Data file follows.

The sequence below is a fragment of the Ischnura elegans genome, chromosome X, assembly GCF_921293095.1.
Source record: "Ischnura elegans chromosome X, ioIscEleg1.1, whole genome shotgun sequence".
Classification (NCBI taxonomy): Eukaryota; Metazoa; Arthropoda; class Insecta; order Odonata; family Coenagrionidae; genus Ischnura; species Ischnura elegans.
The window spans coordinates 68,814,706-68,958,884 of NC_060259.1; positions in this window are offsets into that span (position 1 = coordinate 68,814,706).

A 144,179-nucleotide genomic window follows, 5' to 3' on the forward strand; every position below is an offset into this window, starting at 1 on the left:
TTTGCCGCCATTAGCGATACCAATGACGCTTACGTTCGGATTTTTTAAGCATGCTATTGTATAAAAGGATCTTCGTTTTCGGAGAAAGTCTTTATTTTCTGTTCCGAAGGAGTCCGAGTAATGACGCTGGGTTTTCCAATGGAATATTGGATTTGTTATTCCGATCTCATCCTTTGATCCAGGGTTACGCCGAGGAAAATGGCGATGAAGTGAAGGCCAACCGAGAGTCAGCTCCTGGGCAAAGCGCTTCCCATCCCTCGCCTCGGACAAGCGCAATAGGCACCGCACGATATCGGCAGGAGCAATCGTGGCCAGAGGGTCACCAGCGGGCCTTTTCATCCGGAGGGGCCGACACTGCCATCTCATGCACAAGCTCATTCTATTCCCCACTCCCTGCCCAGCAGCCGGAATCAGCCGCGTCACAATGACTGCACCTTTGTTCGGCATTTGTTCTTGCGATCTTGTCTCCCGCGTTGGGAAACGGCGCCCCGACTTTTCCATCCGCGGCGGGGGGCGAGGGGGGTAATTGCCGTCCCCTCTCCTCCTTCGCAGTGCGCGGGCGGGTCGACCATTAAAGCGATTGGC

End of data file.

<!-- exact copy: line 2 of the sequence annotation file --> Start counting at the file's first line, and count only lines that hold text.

Source record: "Ischnura elegans chromosome X, ioIscEleg1.1, whole genome shotgun sequence".